Big Data: How It Impacts Your Health and Wallet

Big Data
June 9, 2014

You’ve probably heard or read the phrase, “Big Data” and wondered what that meant. Here’s what it can mean in health care: Collecting millions of bits of information from hundreds of thousands of people and sorting them in a way to help one person at a time.

Today, medicine must take a “one size fits most” approach to treatment. But increasingly, we learn that our individual genetic makeup affects whether a medication works on us, for our particular condition. We’re just beginning to collect data that can make a difference one person at a time, as company GNS Healthcare founder Colin Hill recounts in his father’s battle with cancer.

Big data is “big” mainly because the volume of information compiled is enormous, and comes from many sources. However, the potential impact on individualized medical treatment is just as enormous. Strategically deployed Big Data can not only save lives, it can improve life, and at the same time help bend the cost curve of health care.

Let’s take the 157 million Americans who will be diagnosed with one or more chronic conditions by 2020. Most of these illnesses will be treated with medications. The challenge many physicians report is ensuring these patients actually take their medications.

“Medication non-adherence” has many possible factors: Cost of medication (even for people with insurance), complexity of treatment plan, patient perception of need, and sheer forgetfulness.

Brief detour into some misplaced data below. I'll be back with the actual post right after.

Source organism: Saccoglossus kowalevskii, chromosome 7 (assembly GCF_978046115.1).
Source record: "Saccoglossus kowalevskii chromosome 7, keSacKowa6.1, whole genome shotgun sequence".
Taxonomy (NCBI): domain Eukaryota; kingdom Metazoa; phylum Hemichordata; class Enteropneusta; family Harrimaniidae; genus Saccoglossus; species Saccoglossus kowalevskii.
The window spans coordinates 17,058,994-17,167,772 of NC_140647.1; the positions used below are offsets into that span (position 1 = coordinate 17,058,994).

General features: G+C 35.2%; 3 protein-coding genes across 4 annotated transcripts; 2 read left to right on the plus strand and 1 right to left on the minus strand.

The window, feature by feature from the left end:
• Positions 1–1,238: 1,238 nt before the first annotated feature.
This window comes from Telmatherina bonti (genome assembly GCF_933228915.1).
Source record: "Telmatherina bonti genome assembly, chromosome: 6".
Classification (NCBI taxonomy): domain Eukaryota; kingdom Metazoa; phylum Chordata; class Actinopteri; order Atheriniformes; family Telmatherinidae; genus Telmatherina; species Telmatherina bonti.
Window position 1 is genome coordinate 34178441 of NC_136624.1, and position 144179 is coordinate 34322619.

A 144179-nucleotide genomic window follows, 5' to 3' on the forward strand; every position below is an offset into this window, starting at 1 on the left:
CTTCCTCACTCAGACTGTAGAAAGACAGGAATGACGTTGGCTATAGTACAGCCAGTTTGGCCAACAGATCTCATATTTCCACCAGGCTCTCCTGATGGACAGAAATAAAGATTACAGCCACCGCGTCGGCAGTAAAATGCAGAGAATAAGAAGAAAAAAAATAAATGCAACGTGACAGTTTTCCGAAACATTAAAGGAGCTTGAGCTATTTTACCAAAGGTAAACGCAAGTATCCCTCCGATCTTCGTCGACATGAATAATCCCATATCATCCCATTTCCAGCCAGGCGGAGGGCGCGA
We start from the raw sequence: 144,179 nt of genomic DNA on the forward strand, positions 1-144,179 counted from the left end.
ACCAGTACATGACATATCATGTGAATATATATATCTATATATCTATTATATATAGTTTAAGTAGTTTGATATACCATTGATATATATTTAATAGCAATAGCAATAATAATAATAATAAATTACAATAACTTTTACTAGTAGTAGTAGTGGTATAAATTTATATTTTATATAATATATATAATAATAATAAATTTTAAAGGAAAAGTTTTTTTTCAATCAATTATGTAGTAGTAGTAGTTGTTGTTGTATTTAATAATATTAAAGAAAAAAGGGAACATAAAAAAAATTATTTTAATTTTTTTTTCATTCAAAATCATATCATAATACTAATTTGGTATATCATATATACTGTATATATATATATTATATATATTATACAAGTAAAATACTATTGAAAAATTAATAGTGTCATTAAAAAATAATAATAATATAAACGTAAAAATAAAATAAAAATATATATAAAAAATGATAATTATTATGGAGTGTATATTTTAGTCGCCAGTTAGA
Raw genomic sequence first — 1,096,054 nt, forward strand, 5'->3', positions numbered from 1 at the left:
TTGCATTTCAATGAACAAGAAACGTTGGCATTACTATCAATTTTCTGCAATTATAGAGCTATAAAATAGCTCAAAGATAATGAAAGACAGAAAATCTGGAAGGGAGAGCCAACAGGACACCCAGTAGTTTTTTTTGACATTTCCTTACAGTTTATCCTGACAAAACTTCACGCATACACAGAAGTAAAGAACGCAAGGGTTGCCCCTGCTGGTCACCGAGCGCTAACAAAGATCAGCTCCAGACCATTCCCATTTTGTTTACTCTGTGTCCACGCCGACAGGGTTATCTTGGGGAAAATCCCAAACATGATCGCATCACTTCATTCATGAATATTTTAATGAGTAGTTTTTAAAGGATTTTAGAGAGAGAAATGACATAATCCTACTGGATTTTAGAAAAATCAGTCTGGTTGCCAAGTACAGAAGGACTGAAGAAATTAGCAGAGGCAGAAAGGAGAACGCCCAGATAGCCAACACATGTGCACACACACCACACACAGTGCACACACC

Colin Hill’s company, GNS Healthcare (an organization that Cambia has invested in), has partnered with our health insurance subsidiaries to use Big Data to predict who is most at risk for medication non-adherence. We can identify the risks that would keep people from taking medications as prescribed, and tailor a personalized plan that would help them stay on their treatment plan. 

What we’ve already learned from this partnership is that there’s a strong relationship between poor medication adherence and increased hospital admissions and emergency room visits. This upholds our premise that not treating chronic disease properly is more costly to the system and more stressful to the individual. Other findings are more surprising: Data analysis leads us to believe that even combinations of medications can lead disproportionally to individuals stopping their treatments.

The goal of personalizing cancer care based on Big Data is compelling, as Colin Hill makes the case for his father. In addition, hundreds of millions of our friends and family struggle with juggling multiple medications for the most common illnesses, such as diabetes, high blood pressure and respiratory conditions.

With health care costs increasing, and the rates of diseases rising fast, Big Data can help us track, study and solve some of the most stubborn health issues that not only drive up costs, but also take a physical toll on our loved ones and our communities.

Topics :